Scientists identified two regions of brain involved in responding to the sweet and bitter taste, which can be modified to provoke different reactions
New study conducted by Columbia University’s Zuckerman Institute aimed to decipher how the identity and valence of sweet and bitter taste were processed at two regions in brain called as the insula cortex and amygdala. The study was conducted and examined on mice, which showed that mice responded to ordinary water as though it was sugar, make bitterness an attractive taste, and turn sweetness into a negative experience. As a part of study, researchers used viral tracing tools and labeled sweet and bitter cortical neurons in green and red. Furthermore, the team mapped their projections brain-wide using one of the latest whole-brain clearing and imaging techniques.
As a result, it was found that sweet and bitter neurons separately projected to two different subregions of amygdala, which is an important brain structure for judging and assigning the value of a sensory stimulus. By switching on or off this cortico-amygdalar circuit, it is possible to change the valence of taste or manually assign a new valence. Valence in this psychological sense refers to the inherent attractiveness or averseness of a particular taste quality. The study concluded that this approach can be used to alter the emotional component of eating certain foods in near future. Furthermore, it might conceivably be used to help people with a range of eating disorders.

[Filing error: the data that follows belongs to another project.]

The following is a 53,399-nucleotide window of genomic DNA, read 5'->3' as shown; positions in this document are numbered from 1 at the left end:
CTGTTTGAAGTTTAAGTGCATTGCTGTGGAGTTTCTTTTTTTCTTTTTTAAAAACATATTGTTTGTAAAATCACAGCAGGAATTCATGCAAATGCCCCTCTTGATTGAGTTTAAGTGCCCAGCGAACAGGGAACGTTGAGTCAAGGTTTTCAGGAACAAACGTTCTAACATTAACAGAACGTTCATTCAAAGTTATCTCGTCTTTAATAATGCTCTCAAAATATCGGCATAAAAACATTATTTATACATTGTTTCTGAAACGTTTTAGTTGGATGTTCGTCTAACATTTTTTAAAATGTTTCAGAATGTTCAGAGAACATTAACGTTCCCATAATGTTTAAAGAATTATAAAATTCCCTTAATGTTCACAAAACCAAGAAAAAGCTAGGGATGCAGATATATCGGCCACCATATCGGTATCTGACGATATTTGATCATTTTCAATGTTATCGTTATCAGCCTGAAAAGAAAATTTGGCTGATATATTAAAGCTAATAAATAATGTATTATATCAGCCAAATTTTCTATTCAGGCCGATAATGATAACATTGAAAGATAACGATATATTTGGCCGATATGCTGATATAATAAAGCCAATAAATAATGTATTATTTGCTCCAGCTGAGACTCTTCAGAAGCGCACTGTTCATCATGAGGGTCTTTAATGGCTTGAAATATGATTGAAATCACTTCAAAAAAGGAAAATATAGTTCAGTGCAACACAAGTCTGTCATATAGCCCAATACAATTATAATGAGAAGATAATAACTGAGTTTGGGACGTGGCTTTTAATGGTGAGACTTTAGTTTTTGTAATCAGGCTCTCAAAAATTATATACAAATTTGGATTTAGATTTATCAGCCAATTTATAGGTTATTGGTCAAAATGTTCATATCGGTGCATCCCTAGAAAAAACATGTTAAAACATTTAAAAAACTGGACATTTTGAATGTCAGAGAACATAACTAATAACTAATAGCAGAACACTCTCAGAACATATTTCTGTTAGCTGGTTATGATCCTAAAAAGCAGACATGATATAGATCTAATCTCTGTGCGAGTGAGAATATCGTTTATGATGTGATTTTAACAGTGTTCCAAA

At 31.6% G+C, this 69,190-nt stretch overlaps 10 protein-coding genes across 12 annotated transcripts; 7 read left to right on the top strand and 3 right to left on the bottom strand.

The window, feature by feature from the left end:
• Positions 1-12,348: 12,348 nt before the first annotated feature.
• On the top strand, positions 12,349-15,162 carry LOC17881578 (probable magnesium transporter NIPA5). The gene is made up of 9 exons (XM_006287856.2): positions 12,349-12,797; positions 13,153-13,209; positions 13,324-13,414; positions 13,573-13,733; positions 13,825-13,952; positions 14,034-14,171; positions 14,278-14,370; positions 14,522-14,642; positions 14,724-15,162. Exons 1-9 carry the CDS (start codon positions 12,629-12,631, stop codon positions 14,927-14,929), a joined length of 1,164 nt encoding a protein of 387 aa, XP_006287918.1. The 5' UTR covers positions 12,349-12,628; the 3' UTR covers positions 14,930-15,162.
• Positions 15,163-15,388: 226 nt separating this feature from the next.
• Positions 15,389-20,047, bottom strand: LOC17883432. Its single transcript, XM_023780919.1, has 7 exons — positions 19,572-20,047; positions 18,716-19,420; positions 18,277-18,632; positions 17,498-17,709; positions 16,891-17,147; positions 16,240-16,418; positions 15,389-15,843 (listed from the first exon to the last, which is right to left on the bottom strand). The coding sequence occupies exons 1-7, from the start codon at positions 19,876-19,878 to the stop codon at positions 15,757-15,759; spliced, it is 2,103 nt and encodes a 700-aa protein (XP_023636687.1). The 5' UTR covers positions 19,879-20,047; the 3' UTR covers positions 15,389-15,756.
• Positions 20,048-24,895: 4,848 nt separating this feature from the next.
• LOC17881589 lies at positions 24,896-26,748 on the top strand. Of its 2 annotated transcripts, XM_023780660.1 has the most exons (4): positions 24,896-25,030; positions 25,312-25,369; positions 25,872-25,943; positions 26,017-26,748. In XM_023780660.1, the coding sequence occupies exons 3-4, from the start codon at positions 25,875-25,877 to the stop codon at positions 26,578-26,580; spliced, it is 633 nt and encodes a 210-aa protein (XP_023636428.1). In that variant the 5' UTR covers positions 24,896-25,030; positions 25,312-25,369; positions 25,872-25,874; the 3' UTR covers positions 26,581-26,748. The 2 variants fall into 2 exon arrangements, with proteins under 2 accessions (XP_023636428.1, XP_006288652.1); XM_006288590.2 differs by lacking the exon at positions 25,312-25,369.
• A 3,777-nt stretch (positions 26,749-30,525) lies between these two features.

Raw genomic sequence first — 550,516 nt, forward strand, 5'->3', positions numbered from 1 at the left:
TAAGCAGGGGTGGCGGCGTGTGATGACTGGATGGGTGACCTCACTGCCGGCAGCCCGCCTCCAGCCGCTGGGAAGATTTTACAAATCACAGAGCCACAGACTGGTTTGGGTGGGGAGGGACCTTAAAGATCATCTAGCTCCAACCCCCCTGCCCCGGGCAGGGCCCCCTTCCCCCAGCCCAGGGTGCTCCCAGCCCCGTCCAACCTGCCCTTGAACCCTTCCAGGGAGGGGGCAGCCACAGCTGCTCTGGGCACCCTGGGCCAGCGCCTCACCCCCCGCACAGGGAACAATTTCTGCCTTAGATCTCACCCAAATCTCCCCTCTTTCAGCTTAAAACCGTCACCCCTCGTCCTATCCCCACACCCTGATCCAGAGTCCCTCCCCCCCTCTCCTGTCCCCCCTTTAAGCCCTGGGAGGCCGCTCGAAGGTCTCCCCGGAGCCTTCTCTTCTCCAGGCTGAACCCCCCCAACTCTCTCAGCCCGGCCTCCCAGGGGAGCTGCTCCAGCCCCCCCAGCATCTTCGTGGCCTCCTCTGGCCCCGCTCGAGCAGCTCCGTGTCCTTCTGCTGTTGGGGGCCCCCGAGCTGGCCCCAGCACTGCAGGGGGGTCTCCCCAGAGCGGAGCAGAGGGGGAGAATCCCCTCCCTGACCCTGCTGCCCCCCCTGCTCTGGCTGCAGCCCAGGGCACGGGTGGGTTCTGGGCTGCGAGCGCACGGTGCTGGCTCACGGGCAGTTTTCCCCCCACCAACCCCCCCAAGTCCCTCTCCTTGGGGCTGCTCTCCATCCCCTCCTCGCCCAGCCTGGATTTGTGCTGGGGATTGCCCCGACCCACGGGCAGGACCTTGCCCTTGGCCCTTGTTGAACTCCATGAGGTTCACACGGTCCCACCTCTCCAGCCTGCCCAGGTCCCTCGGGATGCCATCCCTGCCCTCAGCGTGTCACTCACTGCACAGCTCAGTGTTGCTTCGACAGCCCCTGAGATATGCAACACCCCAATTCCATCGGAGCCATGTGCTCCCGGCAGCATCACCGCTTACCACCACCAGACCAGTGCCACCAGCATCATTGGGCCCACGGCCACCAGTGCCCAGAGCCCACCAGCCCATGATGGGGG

“Looking from the long-term view, it may help to address the obesity issue, if we could have a way to change humans’ preference of sugar,” said Dr. Li Wang, a postdoctoral research scientist in the Zuker Lab and the paper’s first author. “In the future, we will expand our research to other brain structures and aim to unravel how these regions drive different aspects of the taste behavioral responses.” A paper describing the work was published in the journal Nature in May 2018.